• Knowing what foods you can eat with Irritable Bowel Syndrome (IBS) can often be very challenging. With symptoms varying from diarrhoea to constipation, and everything in between, there’s no one-size-fits-all approach to managing IBS through diet. However, with the right guidance and a bit of experimentation, discovering the foods that soothe rather than aggravate can make a huge difference in understanding your triggers and keeping symptoms at bay.

    Understanding your triggers

    IBS manifests differently for everyone, with triggers as diverse as the individuals themselves. Those with IBS with diarrhoea (IBS-D) might find relief through different means than those with IBS with constipation (IBS-C), while some individuals may experience a mix of symptoms. Identifying and avoiding trigger foods is key, but it’s a process that requires patience and persistence.

    Living with IBS

    Creating a meal plan

    Crafting an eating plan tailored to your IBS subtype often involves a multi-step process:

    • Initial adjustments: Begin by establishing a regular meal pattern while reducing intake of insoluble fiber, alcohol, caffeine, spicy foods, and fats. Staying hydrated and incorporating regular exercise is also important.
    • Exploring specialised diets: If initial adjustments don’t suffice, consider specialised diets like the low-FODMAP or gluten-free diet, under the guidance of a healthcare professional.
    • Fine-tuning: Even within these diets, there’s room for customisation. Working with a dietitian or nutritionist can help ensure you’re meeting nutritional needs while managing symptoms effectively.

    The Low-FODMAP approach

    FODMAPs, short-chain carbohydrates found in many foods, can exacerbate IBS symptoms by fermenting in the gut. A low-FODMAP diet involves two phases:

    • Phase 1: Restrict high-FODMAP foods for a set period.
    • Phase 2: Gradually reintroduce FODMAPs to gauge tolerance.

    Research suggests that a significant number of people with IBS find relief through this approach.

    FODMAP (1)
    Image: Living with IBS

    Read more: Living with IBS: Signs that may indicate you have IBS

    Foods to eat to manage your IBS

    1. Low-FODMAP fruits: Opt for fruits like bananas, berries, grapes, and citrus fruits in moderation. These fruits are lower in fermentable sugars, which can help reduce bloating and gas.
    2. Cooked vegetables: Cooked vegetables such as carrots, squash, zucchini, and potatoes are easier to digest than raw ones. They provide essential nutrients without causing excessive gas or bloating.
    3. Lean proteins: Choose lean protein sources like chicken, fish, and tofu. These options are easier on the digestive system compared to fatty meats, reducing the risk of triggering IBS symptoms.
    4. Low-lactose dairy: Select lactose-free or low-lactose dairy products such as lactose-free milk, yoghurt, and hard cheeses. These options provide calcium and protein without exacerbating digestive discomfort in lactose-intolerant individuals.
    5. Gluten-free grains: Incorporate gluten-free grains like rice, quinoa, oats (if tolerated), and gluten-free bread and pasta. Avoiding gluten can help alleviate symptoms in individuals with gluten sensitivity or non-celiac gluten sensitivity.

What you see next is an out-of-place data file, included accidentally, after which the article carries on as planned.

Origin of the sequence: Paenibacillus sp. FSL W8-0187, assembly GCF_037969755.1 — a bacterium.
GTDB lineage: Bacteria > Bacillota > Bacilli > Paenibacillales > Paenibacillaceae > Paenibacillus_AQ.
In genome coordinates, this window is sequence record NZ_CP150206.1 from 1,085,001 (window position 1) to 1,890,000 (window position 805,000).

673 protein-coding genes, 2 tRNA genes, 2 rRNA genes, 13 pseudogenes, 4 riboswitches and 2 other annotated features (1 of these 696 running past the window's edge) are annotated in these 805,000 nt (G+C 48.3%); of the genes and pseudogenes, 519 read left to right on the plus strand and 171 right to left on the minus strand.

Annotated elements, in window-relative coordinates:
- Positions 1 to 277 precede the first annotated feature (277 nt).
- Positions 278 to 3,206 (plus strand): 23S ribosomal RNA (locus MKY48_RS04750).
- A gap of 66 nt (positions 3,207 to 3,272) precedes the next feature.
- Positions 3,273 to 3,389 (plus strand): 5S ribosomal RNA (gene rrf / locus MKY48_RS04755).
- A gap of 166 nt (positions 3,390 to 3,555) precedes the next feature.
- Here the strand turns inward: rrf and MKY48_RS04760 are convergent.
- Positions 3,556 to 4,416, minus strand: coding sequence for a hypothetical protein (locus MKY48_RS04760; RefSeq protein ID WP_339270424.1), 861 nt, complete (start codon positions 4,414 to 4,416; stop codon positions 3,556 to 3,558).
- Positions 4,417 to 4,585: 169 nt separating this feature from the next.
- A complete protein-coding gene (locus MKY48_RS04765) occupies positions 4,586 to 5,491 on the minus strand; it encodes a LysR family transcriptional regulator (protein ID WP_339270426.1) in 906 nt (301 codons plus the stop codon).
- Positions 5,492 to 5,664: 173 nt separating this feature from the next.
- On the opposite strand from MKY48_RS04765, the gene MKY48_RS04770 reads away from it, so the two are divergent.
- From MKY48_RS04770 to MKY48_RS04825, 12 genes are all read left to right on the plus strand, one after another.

6. Healthy fats: Include sources of healthy fats such as avocados, nuts, seeds, and olive oil. These fats support overall health and provide sustained energy without exacerbating IBS symptoms.
    7. Probiotic-rich foods: Consume probiotic-rich foods like yoghurt, kefir, and fermented vegetables (e.g., sauerkraut, kimchi). Probiotics promote gut health by supporting a balanced microbiome, potentially reducing IBS symptoms.
    8. Low-FODMAP snacks: Choose low-FODMAP snack options such as rice cakes, plain popcorn, rice crackers, and small portions of nuts and seeds. These snacks provide quick energy without triggering digestive distress.
    9. Herbal teas: Enjoy herbal teas such as peppermint, ginger, chamomile, and fennel. These teas have soothing properties that can help alleviate digestive discomfort and promote relaxation.
    10. Water-rich foods: Incorporate water-rich foods like cucumbers, melons, tomatoes, and celery. These foods help maintain hydration and provide essential vitamins and minerals without contributing to digestive issues.

    Exploring gluten sensitivity

    While the link between gluten and IBS is still debated, many report symptom improvement upon eliminating gluten-containing foods. A gluten-free diet, often recommended if low-FODMAP doesn’t suffice, can offer relief to some symptoms.

    Customising for constipation or diarrhoea

    For those battling IBS-related constipation, increasing fiber intake gradually is key. Opt for soluble fiber sources and incorporate foods rich in healthy fats. On the other hand, if diarrhoea is your primary concern, focus on bland, easily digestible foods. Steer clear of fatty or greasy options and limit insoluble fiber intake during acute episodes.

    ALSO SEE: Foods to avoid if you have IBS

    Foods to avoid if you have IBS

    Feature image: Pexels